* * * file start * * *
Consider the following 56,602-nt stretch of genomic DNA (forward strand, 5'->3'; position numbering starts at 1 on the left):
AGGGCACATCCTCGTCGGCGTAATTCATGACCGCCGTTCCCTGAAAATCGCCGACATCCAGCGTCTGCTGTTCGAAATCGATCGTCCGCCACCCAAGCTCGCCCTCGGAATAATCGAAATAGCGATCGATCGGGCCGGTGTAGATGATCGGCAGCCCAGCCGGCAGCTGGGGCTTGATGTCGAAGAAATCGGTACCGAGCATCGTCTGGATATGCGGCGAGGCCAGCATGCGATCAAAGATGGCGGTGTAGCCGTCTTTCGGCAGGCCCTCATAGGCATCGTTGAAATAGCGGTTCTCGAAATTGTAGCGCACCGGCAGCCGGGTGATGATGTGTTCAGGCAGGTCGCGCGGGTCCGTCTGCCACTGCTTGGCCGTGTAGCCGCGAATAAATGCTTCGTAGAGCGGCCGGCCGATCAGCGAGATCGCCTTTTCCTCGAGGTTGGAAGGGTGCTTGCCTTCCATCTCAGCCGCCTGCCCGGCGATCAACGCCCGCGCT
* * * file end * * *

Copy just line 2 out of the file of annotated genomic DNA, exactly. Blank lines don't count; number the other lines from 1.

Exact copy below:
AGGGCACATCCTCGTCGGCGTAATTCATGACCGCCGTTCCCTGAAAATCGCCGACATCCAGCGTCTGCTGTTCGAAATCGATCGTCCGCCACCCAAGCTCGCCCTCGGAATAATCGAAATAGCGATCGATCGGGCCGGTGTAGATGATCGGCAGCCCAGCCGGCAGCTGGGGCTTGATGTCGAAGAAATCGGTACCGAGCATCGTCTGGATATGCGGCGAGGCCAGCATGCGATCAAAGATGGCGGTGTAGCCGTCTTTCGGCAGGCCCTCATAGGCATCGTTGAAATAGCGGTTCTCGAAATTGTAGCGCACCGGCAGCCGGGTGATGATGTGTTCAGGCAGGTCGCGCGGGTCCGTCTGCCACTGCTTGGCCGTGTAGCCGCGAATAAATGCTTCGTAGAGCGGCCGGCCGATCAGCGAGATCGCCTTTTCCTCGAGGTTGGAAGGGTGCTTGCCTTCCATCTCAGCCGCCTGCCCGGCGATCAACGCCCGCGCT